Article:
• ਮਾਇਆ ਮੋਹੁ ਜਗਤੁ ਸਬਾਇਆ ॥: The whole world is engrossed in love of Maya. (sggs 129).

(3). The elephant is known for its lustful nature. This can be better understood by knowing as to how elephants are captured in India. Several methods are used to this end. One of these methods include using decoys of straw or trained female elephants to sexually attract or lure the wild beast for capture. Large pits are dug in/near pathways just behind the decoys. Once lured by lust, the elephant rushes towards the decoys and fall into the pit. Thus, it gets trapped in the pit and captured. In this way, attracted by the lure of lust, the elephant loses its world and freedom. Similarly, the deluded ego-mind is enticed by the enchanting and mirage-like world appearance and its gross objects (Maya). The material world is a snare, like the pit if the senses are defiled.

  • ਮੈਗਲਹਿ ਕਾਮੈ ਬੰਧੁ ॥: The elephant is trapped by its sexual urges.  (sggs 838).
  • ਜਿਉ ਮੈਗਲੁ ਇੰਦ੍ਰੀ ਰਸਿ ਪ੍ਰੇਰਿਓ ਤੂ ਲਾਗਿ ਪਰਿਓ ਕੁਟੰਬਾਇਲੇ ॥: (O mins!) Like the elephant, driven by the pleasure of sexual organ (becomes captive, similarly) you have become attached (entangled, captive…) to your family. (sggs 862).

(4). The crocodile symbolically represents death that constantly hovers over our head. We fear death, which ends everything unexpectedly. In addition, the crocodile also symbolizes many sufferings and difficulties Jeeva faces in life.

  • ਭਾਈ ਰੇ ਇਉ ਸਿਰਿ ਜਾਣਹੁ ਕਾਲੁ ॥ ਜਿਉ ਮਛੀ ਤਿਉ ਮਾਣਸਾ ਪਵੈ ਅਚਿੰਤਾ ਜਾਲੁ ॥੧॥ ਰਹਾਉ ॥: O Brother! Just like this, see death hovering over your own heads. People are just like this fish; unaware, the noose of death descends upon them. ||1||Pause|| (sggs 55).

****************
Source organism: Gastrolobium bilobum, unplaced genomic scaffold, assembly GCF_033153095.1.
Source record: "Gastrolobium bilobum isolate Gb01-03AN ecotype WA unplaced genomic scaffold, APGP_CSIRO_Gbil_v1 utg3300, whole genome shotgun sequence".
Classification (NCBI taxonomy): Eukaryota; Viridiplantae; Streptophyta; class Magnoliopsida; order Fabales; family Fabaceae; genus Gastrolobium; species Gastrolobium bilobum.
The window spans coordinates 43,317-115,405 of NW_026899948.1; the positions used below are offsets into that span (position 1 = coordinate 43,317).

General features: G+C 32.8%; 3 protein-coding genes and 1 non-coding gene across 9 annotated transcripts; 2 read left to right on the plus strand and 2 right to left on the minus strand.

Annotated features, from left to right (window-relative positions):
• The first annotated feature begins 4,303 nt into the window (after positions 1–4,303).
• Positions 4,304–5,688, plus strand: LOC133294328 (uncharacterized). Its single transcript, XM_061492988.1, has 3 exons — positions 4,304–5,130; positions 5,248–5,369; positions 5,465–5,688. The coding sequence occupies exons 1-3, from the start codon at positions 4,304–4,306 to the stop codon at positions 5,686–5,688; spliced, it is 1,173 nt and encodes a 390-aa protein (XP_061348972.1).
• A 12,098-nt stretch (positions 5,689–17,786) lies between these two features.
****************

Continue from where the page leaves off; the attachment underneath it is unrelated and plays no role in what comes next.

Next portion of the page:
However, the Wisdom of the Gurbani time and again reminds us neither family members nor friends can free Jeeva from the fear of death. In the end, one will surely have to leave all behind.

  • ਕਾਮ ਹੇਤਿ ਕੁੰਚਰੁ ਲੈ ਫਾਂਕਿਓ ਓਹੁ ਪਰ ਵਸਿ ਭਇਓ ਬਿਚਾਰਾ ॥ ਨਾਦ ਹੇਤਿ ਸਿਰੁ ਡਾਰਿਓ ਕੁਰੰਕਾ ਉਸ ਹੀ ਹੇਤ ਬਿਦਾਰਾ ॥੨॥ ਦੇਖਿ ਕੁਟੰਬੁ ਲੋਭਿ ਮੋਹਿਓ ਪ੍ਰਾਨੀ ਮਾਇਆ ਕਉ ਲਪਟਾਨਾ ॥ ਅਤਿ ਰਚਿਓ ਕਰਿ ਲੀਨੋ ਅਪੁਨਾ ਉਨਿ ਛੋਡਿ ਸਰਾਪਰ ਜਾਨਾ ॥੩॥: Lured by sexual desire, the elephant is trapped; the poor beast falls into the power of another. Lured by the sound of the hunter’s bell, the deer offers its head; because of this enticement, it is killed. ||2|| Gazing upon his family, the mortal is enticed by greed; he clings in attachment to Maya. Totally engrossed in worldly things, he considers them to be his own; but in the end, he will surely have to leave them behind ||3|| (sggs 671).

Hence, when caught in the fear of death, etc., there is no one who can protect us – friends disappear, relatives flee, and even our own body fails us. Like the elephant in the story, the only solution from our troubles is to turn to the Divine Naam (Wisdom, Truth, Virtues, Shabad…).

  • ਸੁਖੁ ਨਾਹੀ ਬਿਨੁ ਨਾਮ ਧਿਆਏ ॥: There is no peace without remembering (i.e., living in daily life) the Naam (Wisdom, Virtues, Truth, Shabad…).(sggs 1145).

(5). Last but not least, as goes in the story, so long the elephant tried himself to free itself from the crocodile, it was not freed from the jaws of the corocodile. The moment it put the onus of saving it on the Divine Naam as its only Support (ਟੇਕ, ਓਟ, ਆਧਾਰ, ਆਸਰਾ, refuge…), the elephant sets itself free of all sorts of fears.

  • ਬਿਨੁ ਨਾਮੈ ਮੁਕਤਿ ਕਿਨੈ ਨ ਪਾਈ ॥: Without the Naam (Wisdom, Virtues, Truth, Shabad…), no one obtains liberation (sggs 1175).